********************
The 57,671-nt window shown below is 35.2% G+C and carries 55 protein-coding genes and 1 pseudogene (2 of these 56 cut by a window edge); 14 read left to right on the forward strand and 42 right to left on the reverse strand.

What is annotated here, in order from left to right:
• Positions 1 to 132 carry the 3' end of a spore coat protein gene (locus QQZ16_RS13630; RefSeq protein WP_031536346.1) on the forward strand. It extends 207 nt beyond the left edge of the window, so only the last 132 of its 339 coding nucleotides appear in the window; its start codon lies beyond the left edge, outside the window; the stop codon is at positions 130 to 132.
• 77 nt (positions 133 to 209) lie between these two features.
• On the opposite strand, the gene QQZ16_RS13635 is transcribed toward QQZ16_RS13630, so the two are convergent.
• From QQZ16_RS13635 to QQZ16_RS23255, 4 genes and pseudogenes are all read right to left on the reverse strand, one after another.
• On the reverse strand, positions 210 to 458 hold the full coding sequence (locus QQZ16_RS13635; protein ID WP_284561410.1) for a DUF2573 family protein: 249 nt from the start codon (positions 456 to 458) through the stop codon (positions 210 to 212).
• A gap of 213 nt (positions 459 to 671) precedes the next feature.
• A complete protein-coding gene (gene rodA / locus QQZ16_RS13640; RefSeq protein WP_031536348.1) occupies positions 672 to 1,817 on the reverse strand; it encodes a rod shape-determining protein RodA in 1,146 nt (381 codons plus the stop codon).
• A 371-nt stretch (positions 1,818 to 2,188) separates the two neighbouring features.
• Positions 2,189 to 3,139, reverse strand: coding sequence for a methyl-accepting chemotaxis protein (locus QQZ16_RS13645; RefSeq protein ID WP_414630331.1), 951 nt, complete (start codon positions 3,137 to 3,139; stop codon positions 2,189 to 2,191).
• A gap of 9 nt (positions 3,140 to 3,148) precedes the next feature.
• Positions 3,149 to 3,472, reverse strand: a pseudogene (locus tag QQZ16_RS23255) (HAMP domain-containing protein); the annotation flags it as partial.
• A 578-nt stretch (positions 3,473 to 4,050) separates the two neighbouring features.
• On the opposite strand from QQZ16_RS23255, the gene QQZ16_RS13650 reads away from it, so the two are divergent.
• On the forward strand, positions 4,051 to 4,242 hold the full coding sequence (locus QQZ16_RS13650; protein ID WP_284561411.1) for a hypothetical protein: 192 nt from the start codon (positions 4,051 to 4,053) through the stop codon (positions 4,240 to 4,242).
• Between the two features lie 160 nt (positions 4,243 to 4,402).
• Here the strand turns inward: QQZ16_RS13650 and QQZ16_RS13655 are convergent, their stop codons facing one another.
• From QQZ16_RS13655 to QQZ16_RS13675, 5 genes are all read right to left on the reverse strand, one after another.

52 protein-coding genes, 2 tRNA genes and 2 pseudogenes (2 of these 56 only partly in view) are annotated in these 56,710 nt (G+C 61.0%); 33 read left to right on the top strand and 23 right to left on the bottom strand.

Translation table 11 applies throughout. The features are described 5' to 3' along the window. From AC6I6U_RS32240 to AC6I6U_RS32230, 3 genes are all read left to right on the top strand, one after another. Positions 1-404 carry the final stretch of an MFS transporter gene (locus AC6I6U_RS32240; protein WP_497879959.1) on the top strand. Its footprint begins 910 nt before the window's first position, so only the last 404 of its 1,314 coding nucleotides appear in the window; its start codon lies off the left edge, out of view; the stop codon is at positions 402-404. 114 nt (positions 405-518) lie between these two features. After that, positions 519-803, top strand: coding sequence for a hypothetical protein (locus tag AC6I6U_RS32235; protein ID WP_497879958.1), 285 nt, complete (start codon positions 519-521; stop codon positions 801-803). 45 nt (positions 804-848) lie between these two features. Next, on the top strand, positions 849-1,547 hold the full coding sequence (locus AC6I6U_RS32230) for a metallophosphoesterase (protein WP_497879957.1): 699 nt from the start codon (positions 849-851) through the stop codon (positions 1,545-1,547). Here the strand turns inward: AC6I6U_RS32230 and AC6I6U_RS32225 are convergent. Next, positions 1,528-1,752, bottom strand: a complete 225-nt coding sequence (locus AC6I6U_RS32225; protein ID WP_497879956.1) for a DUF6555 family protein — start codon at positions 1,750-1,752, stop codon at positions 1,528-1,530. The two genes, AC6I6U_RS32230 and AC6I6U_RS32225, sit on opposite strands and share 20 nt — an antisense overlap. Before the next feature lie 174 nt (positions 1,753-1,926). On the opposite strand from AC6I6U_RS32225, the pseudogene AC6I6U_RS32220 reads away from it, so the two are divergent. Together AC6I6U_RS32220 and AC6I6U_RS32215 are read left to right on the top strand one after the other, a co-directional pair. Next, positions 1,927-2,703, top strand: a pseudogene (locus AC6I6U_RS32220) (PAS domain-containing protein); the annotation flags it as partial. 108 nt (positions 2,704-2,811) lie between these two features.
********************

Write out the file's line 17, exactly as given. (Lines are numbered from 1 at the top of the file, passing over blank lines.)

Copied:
• Between the two features lie 160 nt (positions 4,243 to 4,402).